The government of Austria is backing the creation of a pandemic-related mobile application based on the blockchain, CoinDesk reported.
Its Federal Ministry for Digital and Economic Affairs provided a grant of $67,600 to the QualiSig program that taps into portions of the country’s digital identity infrastructure to make prototypes involving wellness data, fraud prevention and fake news.
One prototype lets people verify coronavirus testers. It has the testing representative provide a QR code that citizen can scan with a phone to visit a verification page. Another prototype brings together signed coronavirus test results with the digital citizenship of an individual to let them go to a musical performance or travel by plane, while an additional prototype seeks to stop fake news.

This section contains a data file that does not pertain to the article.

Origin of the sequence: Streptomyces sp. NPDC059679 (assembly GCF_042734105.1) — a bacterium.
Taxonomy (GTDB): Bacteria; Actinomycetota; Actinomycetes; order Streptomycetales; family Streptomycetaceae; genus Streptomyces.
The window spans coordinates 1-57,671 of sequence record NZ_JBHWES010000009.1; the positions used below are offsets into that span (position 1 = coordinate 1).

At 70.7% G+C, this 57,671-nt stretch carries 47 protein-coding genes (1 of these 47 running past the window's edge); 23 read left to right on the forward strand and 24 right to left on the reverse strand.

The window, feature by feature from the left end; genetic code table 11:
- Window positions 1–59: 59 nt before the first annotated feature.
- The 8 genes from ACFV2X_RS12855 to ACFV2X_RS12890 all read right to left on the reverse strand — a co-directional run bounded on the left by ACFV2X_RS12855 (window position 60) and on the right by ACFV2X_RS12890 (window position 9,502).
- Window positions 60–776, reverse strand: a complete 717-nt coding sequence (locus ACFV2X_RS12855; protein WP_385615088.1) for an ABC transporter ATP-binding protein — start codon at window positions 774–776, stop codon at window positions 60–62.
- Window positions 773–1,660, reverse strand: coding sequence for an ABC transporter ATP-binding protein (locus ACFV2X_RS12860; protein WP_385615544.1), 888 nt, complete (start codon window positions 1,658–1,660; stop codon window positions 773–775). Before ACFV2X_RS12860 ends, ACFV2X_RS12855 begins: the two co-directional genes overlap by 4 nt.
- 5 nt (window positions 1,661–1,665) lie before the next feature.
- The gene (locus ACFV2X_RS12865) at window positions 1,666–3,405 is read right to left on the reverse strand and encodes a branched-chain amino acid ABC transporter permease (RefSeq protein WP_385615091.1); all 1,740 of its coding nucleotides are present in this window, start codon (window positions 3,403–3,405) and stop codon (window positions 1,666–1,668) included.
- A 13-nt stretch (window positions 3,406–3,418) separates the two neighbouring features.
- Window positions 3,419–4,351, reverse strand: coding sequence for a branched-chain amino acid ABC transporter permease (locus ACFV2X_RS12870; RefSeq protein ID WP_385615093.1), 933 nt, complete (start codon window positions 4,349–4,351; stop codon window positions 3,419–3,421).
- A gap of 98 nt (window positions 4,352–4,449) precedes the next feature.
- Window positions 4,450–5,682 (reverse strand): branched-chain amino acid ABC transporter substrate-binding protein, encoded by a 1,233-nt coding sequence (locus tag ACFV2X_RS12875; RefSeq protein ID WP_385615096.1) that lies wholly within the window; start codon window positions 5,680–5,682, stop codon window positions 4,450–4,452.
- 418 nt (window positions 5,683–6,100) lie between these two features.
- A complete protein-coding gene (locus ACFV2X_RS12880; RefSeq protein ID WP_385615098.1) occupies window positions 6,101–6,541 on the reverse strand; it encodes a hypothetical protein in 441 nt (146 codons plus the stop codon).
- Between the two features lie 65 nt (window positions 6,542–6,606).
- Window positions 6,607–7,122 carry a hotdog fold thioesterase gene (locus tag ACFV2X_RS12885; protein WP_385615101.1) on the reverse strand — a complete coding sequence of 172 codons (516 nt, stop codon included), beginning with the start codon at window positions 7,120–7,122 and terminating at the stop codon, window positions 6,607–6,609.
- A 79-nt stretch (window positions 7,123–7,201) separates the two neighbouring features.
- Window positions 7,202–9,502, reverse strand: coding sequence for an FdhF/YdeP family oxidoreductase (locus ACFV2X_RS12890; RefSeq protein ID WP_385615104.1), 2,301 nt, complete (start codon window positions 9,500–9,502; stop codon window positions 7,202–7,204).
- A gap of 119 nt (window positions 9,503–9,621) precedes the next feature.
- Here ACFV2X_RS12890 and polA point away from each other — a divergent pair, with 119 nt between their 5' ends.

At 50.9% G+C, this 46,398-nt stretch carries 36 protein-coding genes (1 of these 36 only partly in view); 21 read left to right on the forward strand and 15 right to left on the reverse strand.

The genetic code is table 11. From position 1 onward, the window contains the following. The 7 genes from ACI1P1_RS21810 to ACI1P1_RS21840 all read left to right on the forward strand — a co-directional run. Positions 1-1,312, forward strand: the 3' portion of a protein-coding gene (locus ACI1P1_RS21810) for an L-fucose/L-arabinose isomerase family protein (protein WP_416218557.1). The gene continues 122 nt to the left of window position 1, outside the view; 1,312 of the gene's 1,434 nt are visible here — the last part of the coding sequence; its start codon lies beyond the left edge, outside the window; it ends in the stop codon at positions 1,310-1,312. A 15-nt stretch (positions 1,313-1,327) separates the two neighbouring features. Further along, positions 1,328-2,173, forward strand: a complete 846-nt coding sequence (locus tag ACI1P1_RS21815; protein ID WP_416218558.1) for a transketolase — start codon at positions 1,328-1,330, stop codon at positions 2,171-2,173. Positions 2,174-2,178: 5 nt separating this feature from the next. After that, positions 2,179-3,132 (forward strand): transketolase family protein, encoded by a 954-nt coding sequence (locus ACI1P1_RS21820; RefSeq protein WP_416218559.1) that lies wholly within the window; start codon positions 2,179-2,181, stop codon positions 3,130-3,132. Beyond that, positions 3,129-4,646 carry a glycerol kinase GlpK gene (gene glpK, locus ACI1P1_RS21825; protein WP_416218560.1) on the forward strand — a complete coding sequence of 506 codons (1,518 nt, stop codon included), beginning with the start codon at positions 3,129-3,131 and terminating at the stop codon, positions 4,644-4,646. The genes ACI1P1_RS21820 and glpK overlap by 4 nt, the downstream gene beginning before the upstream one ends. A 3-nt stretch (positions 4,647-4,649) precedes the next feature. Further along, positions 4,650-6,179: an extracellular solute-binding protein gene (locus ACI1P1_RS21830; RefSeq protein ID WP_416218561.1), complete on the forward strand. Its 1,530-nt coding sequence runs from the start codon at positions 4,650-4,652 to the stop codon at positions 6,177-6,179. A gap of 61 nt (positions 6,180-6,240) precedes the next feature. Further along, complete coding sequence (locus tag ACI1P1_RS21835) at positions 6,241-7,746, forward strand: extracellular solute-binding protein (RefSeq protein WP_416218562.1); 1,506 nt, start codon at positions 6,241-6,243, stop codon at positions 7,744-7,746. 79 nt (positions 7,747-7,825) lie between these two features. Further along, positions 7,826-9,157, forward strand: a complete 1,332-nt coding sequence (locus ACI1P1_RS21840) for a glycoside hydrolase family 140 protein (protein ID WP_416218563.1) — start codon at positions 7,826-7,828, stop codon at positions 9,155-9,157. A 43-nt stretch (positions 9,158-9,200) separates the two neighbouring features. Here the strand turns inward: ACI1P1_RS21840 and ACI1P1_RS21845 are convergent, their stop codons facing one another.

The prototypes harness the Ardor blockchain. It was reported that they will not be ready to go into a live environment for eight months at a minimum. Separately, the Stopp Corona app of Austria has reportedly not been hugely popular and is said to have had just 400,000 downloads.
In other news, those who use the Singaporean ridesharing service Ryde will have the ability to keep and change bitcoin to “RydeCoin” without any transaction costs beginning next week, CoinDesk reported.
Users can add up to a little more than $700 in bitcoin to use toward payments for trips.
The firm started to work on bringing digital currency functions into its app last year. However, the health crisis made cashless transactions more appealing, and the firm sped up the creation process. Ryde is not the only ridesharing service to take payments via bitcoin, but it is said to be the earliest one to institute digital currency as a payment method natively into its own platform.
Ryde, for its part, provides an array of choices for payments without cash, such as credit cards, debit cards and Apple Pay.